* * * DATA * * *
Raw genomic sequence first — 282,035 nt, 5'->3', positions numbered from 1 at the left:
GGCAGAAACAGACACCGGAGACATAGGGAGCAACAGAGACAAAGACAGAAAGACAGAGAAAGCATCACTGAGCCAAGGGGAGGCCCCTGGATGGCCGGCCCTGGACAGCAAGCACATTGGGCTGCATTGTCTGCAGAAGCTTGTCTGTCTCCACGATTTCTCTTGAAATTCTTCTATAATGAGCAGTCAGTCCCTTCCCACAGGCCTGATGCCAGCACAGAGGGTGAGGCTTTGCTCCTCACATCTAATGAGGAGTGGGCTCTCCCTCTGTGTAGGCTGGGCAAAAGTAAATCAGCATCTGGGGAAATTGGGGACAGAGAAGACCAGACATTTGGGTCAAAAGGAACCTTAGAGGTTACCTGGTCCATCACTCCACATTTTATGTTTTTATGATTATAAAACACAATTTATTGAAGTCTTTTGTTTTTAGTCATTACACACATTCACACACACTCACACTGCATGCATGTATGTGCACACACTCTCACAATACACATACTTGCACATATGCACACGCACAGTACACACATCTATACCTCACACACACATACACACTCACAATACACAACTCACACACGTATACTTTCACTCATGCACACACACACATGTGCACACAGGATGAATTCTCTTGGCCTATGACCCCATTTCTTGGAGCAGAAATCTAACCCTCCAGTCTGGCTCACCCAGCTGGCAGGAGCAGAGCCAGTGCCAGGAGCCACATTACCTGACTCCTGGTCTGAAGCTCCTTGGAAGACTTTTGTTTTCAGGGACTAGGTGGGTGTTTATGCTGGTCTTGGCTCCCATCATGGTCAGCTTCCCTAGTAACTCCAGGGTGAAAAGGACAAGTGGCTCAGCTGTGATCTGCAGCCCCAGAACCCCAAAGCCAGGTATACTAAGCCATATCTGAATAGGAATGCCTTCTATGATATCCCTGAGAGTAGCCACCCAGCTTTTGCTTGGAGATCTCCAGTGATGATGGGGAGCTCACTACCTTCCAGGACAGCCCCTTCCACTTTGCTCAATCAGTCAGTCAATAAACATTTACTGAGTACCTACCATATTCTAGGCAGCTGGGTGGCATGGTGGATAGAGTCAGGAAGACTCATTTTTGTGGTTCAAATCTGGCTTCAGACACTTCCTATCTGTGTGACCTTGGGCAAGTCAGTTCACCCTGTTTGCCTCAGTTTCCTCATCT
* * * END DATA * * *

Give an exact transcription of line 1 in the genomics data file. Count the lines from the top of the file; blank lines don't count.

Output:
Raw genomic sequence first — 282,035 nt, 5'->3', positions numbered from 1 at the left: